That is a little tough to answer.  I don't think scope is a concern.  I don't mind if a game is really long or has a huge world, in fact I consider those a plus cause they save me money from buying more games :) ,  That said you do have to reign it in and keep focus on the things the matter and avoid meaningless busy work quests or factions that are sort of boring and trite.  I think New Vegas did at least one thing right, and that was the scope of the game.  The world was large enough, but not too big, and there was plenty going on but everything did feel like it thematically fit.

 

Difficulty... well I want to be clear on that.  Demon's Souls was my game of the year when it came out.  I have a let's play of Dark Souls which I did blind, solo, and offline using no tips...  So obviously I am not averse to challenge.  I don't mind a game being "hard", what I mind is it being "cheap".  Let's take X-Com Enemy Unknown as an example.  There was one fight I remember where my sniper took a hit from an enemy at extreme range with less than a 20% chance to hit, then despite only taking one damage (they were full on health) panicked and one shot killed one of my own men.  Then later in the same fight a assault unit of mine went on to miss on a 99% chance to hit .... twice.  That isn't "challenge" it is just ridiculous RNG BS.  Like I said earlier.... it would be good if you could avoid BG2 mind flayers, a cheap enemy that either killed you in seconds or you killed in seconds because you pre cast 2-3 buffs making you immune to everything they do.

 

Essentially fights should be tough, but not punishing (at least on normal difficulty).  I should also be able to win any given fight regardless of class make up or gear as long as I am a reasonable level for it and don't use poor tactics.  When you put players in a situation where only specific tactics or classes, or specific buffs/immunities are required to have any chance of winning you have designed the type of encounter I won't appreciate very much.  BG2 had A LOT of those encounters.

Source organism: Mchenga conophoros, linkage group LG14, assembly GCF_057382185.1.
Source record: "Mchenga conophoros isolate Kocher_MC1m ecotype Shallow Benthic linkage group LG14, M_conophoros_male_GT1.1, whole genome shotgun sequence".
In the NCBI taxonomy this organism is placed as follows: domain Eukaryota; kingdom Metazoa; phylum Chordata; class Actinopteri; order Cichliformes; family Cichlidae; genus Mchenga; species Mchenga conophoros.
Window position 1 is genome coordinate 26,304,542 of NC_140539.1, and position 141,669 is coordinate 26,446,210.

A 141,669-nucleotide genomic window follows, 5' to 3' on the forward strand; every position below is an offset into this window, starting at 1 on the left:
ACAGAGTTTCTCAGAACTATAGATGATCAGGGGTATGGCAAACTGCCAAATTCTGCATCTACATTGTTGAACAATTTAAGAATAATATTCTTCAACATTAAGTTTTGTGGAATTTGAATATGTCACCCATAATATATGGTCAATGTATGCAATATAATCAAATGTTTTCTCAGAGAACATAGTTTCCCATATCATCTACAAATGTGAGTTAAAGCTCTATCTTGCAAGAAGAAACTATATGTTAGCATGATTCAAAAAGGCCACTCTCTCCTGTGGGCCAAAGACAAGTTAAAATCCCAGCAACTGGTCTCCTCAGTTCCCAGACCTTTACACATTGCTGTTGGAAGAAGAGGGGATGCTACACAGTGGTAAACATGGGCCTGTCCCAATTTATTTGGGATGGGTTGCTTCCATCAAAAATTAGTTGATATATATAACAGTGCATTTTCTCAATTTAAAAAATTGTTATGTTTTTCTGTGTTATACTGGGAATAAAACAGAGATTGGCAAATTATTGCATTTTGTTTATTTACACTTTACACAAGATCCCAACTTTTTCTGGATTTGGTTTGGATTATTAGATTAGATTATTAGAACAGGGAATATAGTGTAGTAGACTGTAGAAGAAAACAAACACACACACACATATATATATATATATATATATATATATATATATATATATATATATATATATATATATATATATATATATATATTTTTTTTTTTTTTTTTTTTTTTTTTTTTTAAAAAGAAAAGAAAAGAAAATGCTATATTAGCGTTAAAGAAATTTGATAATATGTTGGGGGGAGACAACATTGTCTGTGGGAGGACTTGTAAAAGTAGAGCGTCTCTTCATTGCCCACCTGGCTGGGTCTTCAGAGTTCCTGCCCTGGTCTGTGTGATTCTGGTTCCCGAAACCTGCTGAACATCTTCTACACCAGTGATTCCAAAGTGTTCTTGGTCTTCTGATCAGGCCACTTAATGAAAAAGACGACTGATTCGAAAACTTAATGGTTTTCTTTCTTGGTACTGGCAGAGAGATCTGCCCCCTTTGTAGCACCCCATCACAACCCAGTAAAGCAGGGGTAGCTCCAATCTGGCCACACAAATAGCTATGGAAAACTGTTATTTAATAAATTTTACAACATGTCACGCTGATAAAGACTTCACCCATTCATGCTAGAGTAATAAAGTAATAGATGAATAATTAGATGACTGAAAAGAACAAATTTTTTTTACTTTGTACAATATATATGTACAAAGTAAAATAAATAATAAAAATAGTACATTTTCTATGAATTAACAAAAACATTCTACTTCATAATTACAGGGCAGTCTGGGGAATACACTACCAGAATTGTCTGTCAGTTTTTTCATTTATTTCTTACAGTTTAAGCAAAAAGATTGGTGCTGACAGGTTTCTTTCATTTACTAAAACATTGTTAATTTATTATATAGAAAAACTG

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Would you (everyone) say that the issues are a) overall game scope b) game difficulty or c) something else?

 

I think the issues are as diverse as the players themselves, in other words, all of the above. This is why I am so incredibly happy that Obsidian is focussing on providing extensive options for tailoring the gameplay to our personal preferences, beyond mere difficulty levels. Imo this is absolutely the best thing you can do and I hope Eternity becomes a leading example for other RPGs in this regard.

 

To me, the 'problem' this thread raises is an inevitable product of the engagement between people's lives and a complex game. I'd say this is actually part of the beauty and attraction of RPGs; that they can be challenging to engage with over a prolonged period of time speaks to their depth and richness. Of course the reasons WHY they are challenging to engage with is the key, and it is here that people's preferences muddy the waters. A long desired convenience for some may be unwanted by others; fixing a certain issue for one person may be breaking a feature for someone else. And RPGs have so many, many features.